Traffic is the most complex, high stakes thing we do on a daily basis as Americans. Piloting a car a is a privilege and a responsibility. Getting behind the controls of a heavy machine is a perpetual responsibility, even if the laws, signals, markings, and space have all been modified to the scale of your car. Passengers don’t get off much better, especially if their opinion of your driving differs. We’re married, with one car, so I know these conversations.
The continued prospect of wrecking a 2-ton vehicle into a 2-40 ton vehicle traveling fast enough to kill you and everyone in your two cars is a bracing implicit reminder in traffic. Compare this with the pro-forma consideration of bumping into a stranger at the mall or on the sidewalk. The stress of driving in complex traffic is harder on men than it is on women, according to a study of driver physiology of commuters in traffic. For women, stress of being in congested traffic increases less than 10%, while men experience a 60% increase in stress. This stress was even detectable for men who self reported that their commute was not stressful at all.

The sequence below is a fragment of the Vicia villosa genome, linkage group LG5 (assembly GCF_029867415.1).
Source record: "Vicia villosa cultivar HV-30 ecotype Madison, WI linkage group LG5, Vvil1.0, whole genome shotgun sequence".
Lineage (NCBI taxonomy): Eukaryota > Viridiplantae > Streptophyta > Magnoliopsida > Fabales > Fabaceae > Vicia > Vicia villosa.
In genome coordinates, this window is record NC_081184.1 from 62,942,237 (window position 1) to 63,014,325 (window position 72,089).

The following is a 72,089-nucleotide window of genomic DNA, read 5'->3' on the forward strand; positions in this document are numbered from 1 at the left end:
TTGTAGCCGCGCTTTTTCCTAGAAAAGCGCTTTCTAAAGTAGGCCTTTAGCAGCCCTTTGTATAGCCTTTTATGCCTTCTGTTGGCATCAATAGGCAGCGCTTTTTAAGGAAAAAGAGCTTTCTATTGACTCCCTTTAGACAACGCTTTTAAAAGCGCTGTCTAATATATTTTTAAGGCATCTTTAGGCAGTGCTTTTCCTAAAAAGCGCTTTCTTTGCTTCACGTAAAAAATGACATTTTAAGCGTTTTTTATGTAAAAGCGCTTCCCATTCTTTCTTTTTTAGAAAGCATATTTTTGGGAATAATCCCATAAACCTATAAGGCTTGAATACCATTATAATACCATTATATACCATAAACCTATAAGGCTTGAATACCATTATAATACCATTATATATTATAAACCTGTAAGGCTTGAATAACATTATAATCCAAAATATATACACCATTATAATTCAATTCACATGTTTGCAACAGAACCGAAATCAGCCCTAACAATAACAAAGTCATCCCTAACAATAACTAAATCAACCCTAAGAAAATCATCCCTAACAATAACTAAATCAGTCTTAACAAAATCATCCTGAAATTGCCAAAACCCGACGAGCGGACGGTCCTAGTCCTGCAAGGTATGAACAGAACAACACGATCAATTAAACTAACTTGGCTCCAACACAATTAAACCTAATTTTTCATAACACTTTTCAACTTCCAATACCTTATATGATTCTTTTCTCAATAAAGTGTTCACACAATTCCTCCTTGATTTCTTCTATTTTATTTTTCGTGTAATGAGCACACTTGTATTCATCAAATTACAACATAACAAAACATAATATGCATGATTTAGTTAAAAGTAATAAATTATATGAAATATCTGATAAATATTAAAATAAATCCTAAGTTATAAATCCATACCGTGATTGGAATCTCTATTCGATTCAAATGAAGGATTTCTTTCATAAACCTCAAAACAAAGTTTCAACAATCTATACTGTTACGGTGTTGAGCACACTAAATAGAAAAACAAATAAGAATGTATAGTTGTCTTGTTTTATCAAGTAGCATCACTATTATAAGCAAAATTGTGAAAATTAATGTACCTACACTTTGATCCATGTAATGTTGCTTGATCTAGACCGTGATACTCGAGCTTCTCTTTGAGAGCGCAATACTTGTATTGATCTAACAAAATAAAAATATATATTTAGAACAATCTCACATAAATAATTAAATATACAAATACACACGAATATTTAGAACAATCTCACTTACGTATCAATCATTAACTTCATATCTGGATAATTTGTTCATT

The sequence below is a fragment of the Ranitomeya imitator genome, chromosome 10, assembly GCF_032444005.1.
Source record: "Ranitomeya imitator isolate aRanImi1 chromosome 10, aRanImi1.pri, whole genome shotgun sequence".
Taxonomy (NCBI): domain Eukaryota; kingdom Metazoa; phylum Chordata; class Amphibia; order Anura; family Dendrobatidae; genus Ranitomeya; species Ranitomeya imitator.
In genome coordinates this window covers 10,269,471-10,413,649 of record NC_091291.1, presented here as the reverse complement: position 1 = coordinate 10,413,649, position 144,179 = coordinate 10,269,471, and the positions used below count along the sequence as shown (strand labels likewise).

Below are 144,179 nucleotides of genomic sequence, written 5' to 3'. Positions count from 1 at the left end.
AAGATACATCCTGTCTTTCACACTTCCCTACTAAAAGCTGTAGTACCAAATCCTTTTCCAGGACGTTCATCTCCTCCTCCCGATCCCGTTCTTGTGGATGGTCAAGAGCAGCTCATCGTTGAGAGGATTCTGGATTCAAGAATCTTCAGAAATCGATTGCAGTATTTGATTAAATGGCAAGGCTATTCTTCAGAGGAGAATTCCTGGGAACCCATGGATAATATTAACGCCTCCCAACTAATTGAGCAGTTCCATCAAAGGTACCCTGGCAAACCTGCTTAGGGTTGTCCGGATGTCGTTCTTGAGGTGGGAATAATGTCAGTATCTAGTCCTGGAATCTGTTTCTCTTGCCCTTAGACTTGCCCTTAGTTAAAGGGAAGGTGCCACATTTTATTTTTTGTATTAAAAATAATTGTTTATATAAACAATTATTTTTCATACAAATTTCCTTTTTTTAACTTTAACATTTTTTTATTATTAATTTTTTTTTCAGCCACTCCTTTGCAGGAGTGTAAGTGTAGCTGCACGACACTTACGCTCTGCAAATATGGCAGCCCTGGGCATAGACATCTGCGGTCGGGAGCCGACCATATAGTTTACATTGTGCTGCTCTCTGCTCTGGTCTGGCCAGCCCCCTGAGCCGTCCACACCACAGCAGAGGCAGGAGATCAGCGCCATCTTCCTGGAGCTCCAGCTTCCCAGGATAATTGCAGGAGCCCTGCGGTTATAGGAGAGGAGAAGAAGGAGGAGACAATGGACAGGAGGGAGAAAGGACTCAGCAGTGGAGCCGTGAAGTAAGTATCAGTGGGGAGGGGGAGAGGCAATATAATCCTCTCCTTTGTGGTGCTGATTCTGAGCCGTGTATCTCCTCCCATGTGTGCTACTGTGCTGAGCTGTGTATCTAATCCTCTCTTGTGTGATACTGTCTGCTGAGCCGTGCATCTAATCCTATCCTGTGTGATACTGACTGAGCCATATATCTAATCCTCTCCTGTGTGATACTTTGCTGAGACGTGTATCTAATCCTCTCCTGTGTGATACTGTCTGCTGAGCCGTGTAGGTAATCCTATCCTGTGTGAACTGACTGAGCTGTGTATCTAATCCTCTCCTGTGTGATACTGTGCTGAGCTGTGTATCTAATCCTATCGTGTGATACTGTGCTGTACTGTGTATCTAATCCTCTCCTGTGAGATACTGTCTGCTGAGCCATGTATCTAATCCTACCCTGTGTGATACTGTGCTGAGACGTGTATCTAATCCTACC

While the act of driving at high speeds is the riskiest, the act of driving under congested conditions is the most stressful for drivers. The number of collision decisions is much higher, and switching the right leg from the brake to the accelerator is a frequent act that involves muscles all the way up to the back. The stress of commuting in traffic is about the stress of congestion, and the longer a commute in congested conditions, the more stress we take on This stress is independent of the import or demands of the job we are commuting to. All else being equal, a worker with a 12 hour workday and short commute will be healthier than one with a long commute and a shorter workday
The further we commute in traffic, the more likely we are to be be obese or suffer from high blood pressure. Commuting 20 minutes less in traffic every day reduces risk of obesity by 20%, and the risk of a heart attack by 300%. Sitting in traffic is the highest population predictor for heart attacks, more than physical labor or air pollution. This is not to say that traffic is going to give you a heart attack, but that it is so easy to sit in a car, but so stressful once in traffic, that it is a great way to have a heart attack if your body is ready for one.
Trigger Discipline is vital in these matters.